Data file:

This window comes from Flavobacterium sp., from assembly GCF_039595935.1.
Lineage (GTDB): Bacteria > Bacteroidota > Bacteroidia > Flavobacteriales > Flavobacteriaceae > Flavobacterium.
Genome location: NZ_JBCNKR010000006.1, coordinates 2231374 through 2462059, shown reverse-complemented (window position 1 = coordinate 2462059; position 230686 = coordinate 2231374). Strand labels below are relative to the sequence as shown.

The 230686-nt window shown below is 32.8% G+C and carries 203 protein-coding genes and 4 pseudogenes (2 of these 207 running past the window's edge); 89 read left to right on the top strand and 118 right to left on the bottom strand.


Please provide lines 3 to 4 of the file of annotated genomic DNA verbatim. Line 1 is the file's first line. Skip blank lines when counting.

Genome location: NZ_JBCNKR010000006.1, coordinates 2231374 through 2462059, shown reverse-complemented (window position 1 = coordinate 2462059; position 230686 = coordinate 2231374). Strand labels below are relative to the sequence as shown.

The 230686-nt window shown below is 32.8% G+C and carries 203 protein-coding genes and 4 pseudogenes (2 of these 207 running past the window's edge); 89 read left to right on the top strand and 118 right to left on the bottom strand.